After an ongoing campaign, low-THC hemp seeds have finally been deemed fit for human consumption and hemp seed based foods are now approved for sale in Australia and New Zealand, effective as of 12 November 2017. Prior to this approval Australia and New Zealand were the only western countries that banned hemp in food form! This is despite the fact that across Europe, Canada and the US, hemp seeds have been widely enjoyed in food and oil form for many years and have been proven to be a highly nutritious and sustainable food.
It is astounding how hemp seed food products have previously been so restricted in Australia and New Zealand, but their association with marijuana meant they were demonised - falling under a classification that prohibits all species of cannabis from being added to food. However, you can’t get ‘high’ from the hemp foods now approved to be sold in Australia as they are too low in the hallucinogenic substance THC (delta 9-tetrahydrocannabinol), the cannabinoid associated with the psychoactive properties of marijuana.
Policy makers were previously concerned that consuming hemp seed products would mean that levels of THC would show up in road-side drug tests but this has been found to be nearly impossible. Confident with the safety and low hallucinogenic properties, consumption of hemp food products will soon be legal in Australia and New Zealand following the agreement that was reached between New Zealand and Australian food safety authorities at the Australia and New Zealand Ministerial Forum on Food Regulation in Adelaide in April 2017.
Although the change in legislation for edible hemp products has not come into effect yet in Australia and New Zealand, some organic stores in these countries have been selling edible forms of hemp seed products for some time, but labels market them as body oils or scrubs (chocolate bars) to avoid legalities. With the change in legislation, hemp seed food products will be more widely available and the many nutritional benefits can be experienced by more people looking for healthy, natural foods
Hemp seeds contain vitamins, minerals, polyunsaturated fatty acids and, according to associate Professor in Nutritional Science at University of Canberra Dr Duane Mellor, they offer a great source of protein and vegetarian source of Omega 3.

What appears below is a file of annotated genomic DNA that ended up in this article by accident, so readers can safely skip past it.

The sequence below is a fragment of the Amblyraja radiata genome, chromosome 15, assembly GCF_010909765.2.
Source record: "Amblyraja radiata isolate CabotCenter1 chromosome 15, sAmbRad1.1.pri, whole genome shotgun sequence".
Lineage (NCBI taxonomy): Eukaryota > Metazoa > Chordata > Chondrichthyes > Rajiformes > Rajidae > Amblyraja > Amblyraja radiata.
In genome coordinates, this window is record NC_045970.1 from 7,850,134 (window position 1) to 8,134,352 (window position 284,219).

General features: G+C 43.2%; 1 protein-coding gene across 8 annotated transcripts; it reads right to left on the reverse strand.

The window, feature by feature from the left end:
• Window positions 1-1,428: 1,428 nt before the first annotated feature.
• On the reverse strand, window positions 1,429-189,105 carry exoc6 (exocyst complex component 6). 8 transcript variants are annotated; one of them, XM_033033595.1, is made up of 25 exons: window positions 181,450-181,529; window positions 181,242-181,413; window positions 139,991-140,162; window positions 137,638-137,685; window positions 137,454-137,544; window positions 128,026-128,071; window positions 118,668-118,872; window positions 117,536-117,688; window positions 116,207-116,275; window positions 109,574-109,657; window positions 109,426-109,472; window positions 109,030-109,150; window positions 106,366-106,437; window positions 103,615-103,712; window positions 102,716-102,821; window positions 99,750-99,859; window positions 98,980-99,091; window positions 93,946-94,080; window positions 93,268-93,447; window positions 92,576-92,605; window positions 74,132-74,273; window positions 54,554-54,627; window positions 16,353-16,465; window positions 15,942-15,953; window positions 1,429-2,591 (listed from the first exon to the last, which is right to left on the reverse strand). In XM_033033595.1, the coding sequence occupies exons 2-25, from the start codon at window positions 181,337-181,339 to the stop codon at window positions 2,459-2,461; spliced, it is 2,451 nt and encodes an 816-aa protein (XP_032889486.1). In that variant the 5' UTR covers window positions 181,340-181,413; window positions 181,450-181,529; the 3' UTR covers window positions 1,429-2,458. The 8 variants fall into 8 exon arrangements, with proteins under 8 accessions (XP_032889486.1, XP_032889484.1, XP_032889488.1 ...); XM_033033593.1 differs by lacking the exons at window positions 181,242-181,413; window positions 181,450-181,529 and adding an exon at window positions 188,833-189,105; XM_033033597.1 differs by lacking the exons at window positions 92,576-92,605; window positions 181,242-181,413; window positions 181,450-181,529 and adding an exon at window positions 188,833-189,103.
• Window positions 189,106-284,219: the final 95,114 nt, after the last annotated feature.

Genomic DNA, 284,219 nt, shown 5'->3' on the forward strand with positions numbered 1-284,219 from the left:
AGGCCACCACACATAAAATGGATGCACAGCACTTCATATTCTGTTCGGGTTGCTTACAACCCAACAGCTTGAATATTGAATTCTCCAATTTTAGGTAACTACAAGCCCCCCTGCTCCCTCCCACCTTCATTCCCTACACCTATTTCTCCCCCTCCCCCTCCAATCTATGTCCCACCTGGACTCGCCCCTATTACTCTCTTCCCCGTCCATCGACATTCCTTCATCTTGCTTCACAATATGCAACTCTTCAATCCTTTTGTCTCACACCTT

The protein content in hemp seeds comprises 25% of their calories, which is even better than flax-seeds and chia seeds that only provide about 16–18%. Containing magnesium, phosphorus, iron and zinc, three tablespoons of hemp seeds can provide up to 50% of the recommended daily required consumption of many important minerals.
Used as crushed seed, flour, oil or protein powder, hemp seeds can easily be incorporated into a variety of recipes to reap the nutritional benefits.
The Hemp Industry
Hemp is cultivated worldwide, and is currently used in Australia and New Zealand as a source of fibre for clothing and building products. A versatile and eco-friendly substance, hemp has been used in medicine, paper, clothing, building materials, fuel and, in most countries, as a nutritious food. Hemp products are even being incorporated into automotive innovations with BMW currently experimenting with using hemp in biodegradable plastic for dashboards and fittings.
Through legalising the sale of hemp seed based foods in Australia and New Zealand, the hemp industry is expected to quadruple in the next few years. Australian industry leaders hail the decision as a boon for Australians who will reap the economic, environmental and health benefits that these new products will bring to the market.
A Help For Farmers
Hemp is said to be a useful ‘agronomic tool’ being fast-growing, needing little water and helping with weed resistance through its aggressive rooting structure. This means less herbicides are needed and greater yields can be produced benefitting the farmers, consumers and the environment!
Farmers say the approval of hemp food products will create new job opportunities in farming as well as increase sustainability and reduce the use of chemicals.
From a health, agricultural, economic and environmental perspective, Hemp ticks all the boxes and we are really looking forward to 12 November 2017 where we can see the nutritional benefits of hemp seed based foods become more widely spread,